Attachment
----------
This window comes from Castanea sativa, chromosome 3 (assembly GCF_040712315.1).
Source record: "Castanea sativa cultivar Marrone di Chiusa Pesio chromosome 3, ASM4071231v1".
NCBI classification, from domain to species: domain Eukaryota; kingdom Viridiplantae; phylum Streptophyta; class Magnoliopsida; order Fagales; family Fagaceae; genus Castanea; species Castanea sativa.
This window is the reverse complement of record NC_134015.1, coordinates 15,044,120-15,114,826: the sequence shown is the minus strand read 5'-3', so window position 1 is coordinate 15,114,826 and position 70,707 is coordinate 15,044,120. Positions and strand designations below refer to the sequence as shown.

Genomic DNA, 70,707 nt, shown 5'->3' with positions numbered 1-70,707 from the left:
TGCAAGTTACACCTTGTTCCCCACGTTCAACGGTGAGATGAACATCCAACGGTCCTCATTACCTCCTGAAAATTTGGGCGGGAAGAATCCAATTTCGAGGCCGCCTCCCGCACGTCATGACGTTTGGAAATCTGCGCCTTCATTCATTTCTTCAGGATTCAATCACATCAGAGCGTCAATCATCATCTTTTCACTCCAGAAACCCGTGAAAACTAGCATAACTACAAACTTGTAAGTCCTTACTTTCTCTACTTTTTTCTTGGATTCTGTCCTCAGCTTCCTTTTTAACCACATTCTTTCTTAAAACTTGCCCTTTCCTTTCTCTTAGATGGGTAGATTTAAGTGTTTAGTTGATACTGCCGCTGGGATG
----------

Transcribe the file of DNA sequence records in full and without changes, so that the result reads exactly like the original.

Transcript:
This window comes from Castanea sativa, chromosome 3 (assembly GCF_040712315.1).
Source record: "Castanea sativa cultivar Marrone di Chiusa Pesio chromosome 3, ASM4071231v1".
NCBI classification, from domain to species: domain Eukaryota; kingdom Viridiplantae; phylum Streptophyta; class Magnoliopsida; order Fagales; family Fagaceae; genus Castanea; species Castanea sativa.
This window is the reverse complement of record NC_134015.1, coordinates 15,044,120-15,114,826: the sequence shown is the minus strand read 5'-3', so window position 1 is coordinate 15,114,826 and position 70,707 is coordinate 15,044,120. Positions and strand designations below refer to the sequence as shown.

Genomic DNA, 70,707 nt, shown 5'->3' with positions numbered 1-70,707 from the left:
TGCAAGTTACACCTTGTTCCCCACGTTCAACGGTGAGATGAACATCCAACGGTCCTCATTACCTCCTGAAAATTTGGGCGGGAAGAATCCAATTTCGAGGCCGCCTCCCGCACGTCATGACGTTTGGAAATCTGCGCCTTCATTCATTTCTTCAGGATTCAATCACATCAGAGCGTCAATCATCATCTTTTCACTCCAGAAACCCGTGAAAACTAGCATAACTACAAACTTGTAAGTCCTTACTTTCTCTACTTTTTTCTTGGATTCTGTCCTCAGCTTCCTTTTTAACCACATTCTTTCTTAAAACTTGCCCTTTCCTTTCTCTTAGATGGGTAGATTTAAGTGTTTAGTTGATACTGCCGCTGGGATG